Tail Feathers

When the wolves kill an elk or bison in Yellowstone, many other birds and animals benefit too.  Generally within an hour of the prey’s death, ravens have discovered it and other scavengers are soon to follow. They all try to find a way to get their share.

Last March I was watching the parade of scavengers at a kill site, waiting for the main attraction (wolves) to return.  As I watched I saw something pretty remarkable.  A bald eagle had flown to the carcass, grabbed a chunk and retreated to a hillside.  Within minutes there were magpies and ravens all around the eagle.  First, a magpie made a daring move to distract the eagle from its meal – it pulled on his tail feathers:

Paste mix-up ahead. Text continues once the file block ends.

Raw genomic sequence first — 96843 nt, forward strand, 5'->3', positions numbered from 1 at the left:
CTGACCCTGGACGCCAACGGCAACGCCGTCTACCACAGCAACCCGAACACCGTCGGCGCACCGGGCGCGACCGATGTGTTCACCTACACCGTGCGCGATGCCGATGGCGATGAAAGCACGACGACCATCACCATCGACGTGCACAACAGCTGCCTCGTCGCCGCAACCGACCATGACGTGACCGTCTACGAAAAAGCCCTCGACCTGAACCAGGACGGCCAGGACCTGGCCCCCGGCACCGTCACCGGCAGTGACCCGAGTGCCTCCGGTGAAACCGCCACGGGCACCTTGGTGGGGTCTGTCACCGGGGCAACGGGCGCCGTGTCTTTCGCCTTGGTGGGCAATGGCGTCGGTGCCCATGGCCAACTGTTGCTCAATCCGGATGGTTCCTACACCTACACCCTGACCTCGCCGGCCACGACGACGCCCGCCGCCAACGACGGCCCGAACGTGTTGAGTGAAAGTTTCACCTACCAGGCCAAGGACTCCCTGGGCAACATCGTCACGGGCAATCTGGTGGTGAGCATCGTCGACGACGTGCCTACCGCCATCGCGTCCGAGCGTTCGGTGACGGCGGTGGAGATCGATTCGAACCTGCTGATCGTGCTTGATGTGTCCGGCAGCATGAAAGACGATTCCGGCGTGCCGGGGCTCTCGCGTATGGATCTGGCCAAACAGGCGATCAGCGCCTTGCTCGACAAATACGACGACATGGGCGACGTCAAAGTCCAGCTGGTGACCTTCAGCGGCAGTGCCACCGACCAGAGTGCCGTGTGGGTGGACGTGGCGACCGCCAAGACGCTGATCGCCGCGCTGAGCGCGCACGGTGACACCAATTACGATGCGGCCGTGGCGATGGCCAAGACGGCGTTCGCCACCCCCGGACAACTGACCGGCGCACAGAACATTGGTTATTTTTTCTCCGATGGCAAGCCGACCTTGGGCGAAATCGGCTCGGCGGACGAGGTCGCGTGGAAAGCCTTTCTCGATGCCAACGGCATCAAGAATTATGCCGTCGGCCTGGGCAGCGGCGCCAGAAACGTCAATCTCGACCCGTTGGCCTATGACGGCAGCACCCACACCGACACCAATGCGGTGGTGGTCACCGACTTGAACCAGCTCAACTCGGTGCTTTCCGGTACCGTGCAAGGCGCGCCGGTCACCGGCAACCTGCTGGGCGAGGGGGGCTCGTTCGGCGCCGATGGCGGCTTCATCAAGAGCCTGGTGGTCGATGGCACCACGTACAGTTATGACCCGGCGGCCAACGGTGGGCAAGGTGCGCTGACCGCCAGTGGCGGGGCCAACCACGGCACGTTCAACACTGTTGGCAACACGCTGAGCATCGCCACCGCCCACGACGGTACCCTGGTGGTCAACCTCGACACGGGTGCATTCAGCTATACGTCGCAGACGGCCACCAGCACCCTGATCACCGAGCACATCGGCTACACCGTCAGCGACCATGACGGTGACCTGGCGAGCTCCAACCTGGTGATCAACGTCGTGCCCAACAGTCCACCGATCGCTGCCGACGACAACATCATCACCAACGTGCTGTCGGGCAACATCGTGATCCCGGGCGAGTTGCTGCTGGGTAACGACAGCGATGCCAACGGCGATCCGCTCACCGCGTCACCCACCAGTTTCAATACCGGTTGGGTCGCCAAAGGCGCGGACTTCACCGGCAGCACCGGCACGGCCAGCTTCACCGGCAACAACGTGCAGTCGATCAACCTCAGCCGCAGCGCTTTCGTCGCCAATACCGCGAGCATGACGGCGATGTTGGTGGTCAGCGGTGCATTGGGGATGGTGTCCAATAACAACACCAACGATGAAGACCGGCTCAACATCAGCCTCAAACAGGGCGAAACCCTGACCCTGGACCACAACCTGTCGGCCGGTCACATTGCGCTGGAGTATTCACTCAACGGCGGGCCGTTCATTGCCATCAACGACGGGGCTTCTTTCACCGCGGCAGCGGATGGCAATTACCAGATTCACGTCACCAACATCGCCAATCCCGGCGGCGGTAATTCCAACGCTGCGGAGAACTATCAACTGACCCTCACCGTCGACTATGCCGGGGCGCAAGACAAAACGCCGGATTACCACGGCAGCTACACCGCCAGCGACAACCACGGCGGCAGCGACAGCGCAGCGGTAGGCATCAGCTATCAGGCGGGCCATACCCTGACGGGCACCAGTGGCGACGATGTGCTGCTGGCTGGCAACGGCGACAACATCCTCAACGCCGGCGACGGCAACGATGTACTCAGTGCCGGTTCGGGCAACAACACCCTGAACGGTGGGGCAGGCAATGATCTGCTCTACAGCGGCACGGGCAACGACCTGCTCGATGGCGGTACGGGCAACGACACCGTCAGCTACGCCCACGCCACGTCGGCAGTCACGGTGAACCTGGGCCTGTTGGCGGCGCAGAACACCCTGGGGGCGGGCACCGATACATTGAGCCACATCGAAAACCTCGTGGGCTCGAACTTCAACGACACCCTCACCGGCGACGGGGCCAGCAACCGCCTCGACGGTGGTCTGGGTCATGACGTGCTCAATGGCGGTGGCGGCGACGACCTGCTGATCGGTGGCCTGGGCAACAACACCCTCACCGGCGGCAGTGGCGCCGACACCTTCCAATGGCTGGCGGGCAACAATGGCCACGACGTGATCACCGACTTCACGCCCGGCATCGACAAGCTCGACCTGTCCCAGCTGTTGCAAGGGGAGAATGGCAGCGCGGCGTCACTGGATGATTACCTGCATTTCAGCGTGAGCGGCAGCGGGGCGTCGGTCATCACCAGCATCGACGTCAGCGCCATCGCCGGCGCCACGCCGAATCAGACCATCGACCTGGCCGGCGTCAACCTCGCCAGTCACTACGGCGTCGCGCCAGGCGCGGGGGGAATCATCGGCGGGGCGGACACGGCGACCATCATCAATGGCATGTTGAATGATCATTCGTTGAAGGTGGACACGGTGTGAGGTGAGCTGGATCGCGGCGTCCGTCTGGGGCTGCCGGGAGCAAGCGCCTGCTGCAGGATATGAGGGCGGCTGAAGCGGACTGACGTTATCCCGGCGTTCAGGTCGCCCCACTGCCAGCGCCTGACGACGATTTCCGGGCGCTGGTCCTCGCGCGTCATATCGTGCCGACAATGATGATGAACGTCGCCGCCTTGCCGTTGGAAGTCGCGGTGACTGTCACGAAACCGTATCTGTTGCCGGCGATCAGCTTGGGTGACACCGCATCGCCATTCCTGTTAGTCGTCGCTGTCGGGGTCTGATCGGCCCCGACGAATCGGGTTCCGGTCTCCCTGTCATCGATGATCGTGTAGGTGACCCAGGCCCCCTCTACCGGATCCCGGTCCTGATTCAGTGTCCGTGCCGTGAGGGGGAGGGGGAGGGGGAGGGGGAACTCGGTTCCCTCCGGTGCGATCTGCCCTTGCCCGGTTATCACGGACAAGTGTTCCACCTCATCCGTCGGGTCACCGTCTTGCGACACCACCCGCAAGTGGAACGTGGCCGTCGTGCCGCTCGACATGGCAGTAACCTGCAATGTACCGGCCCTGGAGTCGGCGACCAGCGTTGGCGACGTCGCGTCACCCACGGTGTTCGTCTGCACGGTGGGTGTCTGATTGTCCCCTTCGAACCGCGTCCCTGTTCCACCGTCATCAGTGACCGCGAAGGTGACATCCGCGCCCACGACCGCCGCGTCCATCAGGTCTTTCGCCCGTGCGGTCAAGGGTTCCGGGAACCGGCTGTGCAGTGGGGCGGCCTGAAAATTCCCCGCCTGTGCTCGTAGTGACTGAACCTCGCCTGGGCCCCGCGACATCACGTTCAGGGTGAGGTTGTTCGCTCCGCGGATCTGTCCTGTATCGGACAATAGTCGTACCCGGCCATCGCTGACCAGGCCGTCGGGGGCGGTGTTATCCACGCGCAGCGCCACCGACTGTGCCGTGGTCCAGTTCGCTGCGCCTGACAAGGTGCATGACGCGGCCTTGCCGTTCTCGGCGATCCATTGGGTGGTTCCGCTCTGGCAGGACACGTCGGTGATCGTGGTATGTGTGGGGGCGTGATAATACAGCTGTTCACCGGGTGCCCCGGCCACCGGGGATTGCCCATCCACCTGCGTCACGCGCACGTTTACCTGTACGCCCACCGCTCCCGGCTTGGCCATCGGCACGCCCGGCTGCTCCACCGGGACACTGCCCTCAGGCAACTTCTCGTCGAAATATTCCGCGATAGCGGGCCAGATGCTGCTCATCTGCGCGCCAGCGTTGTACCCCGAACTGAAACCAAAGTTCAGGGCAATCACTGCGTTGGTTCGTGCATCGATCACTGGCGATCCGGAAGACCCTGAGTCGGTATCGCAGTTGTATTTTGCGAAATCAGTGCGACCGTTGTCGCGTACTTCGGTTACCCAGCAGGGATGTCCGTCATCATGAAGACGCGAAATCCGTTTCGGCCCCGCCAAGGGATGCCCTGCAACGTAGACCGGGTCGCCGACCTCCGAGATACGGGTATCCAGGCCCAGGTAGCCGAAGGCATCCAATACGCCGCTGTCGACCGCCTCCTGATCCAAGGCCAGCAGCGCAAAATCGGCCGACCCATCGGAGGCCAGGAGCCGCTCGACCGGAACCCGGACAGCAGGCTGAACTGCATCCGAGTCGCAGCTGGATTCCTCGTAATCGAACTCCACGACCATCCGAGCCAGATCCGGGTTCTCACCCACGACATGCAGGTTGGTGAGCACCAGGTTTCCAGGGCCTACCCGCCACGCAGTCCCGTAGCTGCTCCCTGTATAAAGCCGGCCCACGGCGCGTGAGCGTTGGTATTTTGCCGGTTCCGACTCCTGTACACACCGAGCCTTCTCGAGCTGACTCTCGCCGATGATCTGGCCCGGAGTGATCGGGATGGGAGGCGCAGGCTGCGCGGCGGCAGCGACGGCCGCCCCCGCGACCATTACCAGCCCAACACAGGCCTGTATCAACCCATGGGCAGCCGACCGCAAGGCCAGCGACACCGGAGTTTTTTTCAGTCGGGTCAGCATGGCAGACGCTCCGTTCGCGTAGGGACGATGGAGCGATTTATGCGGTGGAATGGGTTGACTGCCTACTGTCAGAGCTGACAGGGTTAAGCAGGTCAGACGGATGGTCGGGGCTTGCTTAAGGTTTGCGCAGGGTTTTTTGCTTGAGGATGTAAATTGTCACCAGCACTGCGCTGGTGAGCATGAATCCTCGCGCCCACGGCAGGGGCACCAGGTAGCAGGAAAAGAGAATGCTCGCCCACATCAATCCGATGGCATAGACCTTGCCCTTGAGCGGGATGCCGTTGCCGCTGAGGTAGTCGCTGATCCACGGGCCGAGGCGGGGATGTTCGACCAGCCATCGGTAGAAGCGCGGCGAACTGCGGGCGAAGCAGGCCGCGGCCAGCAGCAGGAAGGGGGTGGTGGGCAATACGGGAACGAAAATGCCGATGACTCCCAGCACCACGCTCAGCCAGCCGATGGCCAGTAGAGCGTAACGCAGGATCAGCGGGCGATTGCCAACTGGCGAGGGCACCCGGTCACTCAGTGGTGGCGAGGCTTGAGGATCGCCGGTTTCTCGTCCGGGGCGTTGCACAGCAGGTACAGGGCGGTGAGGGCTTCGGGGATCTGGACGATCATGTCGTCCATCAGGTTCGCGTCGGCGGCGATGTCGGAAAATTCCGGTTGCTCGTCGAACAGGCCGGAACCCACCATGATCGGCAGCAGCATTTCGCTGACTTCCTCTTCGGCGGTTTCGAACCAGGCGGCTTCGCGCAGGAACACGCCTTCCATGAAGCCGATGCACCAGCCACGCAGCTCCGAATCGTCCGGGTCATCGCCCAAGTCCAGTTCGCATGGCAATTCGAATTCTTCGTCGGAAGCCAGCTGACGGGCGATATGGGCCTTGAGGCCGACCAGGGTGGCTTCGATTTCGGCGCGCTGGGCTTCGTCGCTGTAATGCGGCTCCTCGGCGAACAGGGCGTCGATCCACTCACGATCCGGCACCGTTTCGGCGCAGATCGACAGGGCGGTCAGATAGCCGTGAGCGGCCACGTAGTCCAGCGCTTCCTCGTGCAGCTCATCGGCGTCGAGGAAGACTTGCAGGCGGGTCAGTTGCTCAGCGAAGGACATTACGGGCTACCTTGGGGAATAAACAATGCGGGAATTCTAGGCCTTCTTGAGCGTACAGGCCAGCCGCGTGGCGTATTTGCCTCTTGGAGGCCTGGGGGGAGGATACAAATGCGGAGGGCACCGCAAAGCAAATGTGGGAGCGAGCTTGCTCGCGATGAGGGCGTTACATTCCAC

The eagle ignored the magpie, you can see the eagle working on his morsel between his feet and his beak. But then a raven stepped in to play the same dangerous  game:

You can just see the red meat between the other two ravens.

It did not take long for the eagle to turn on the raven who was pestering him.  Unfortunately for the eagle, the ravens kept it up.

Eventually the eagle flew away, leaving at least one successful raven behind (see the meat in the raven’s mouth?)

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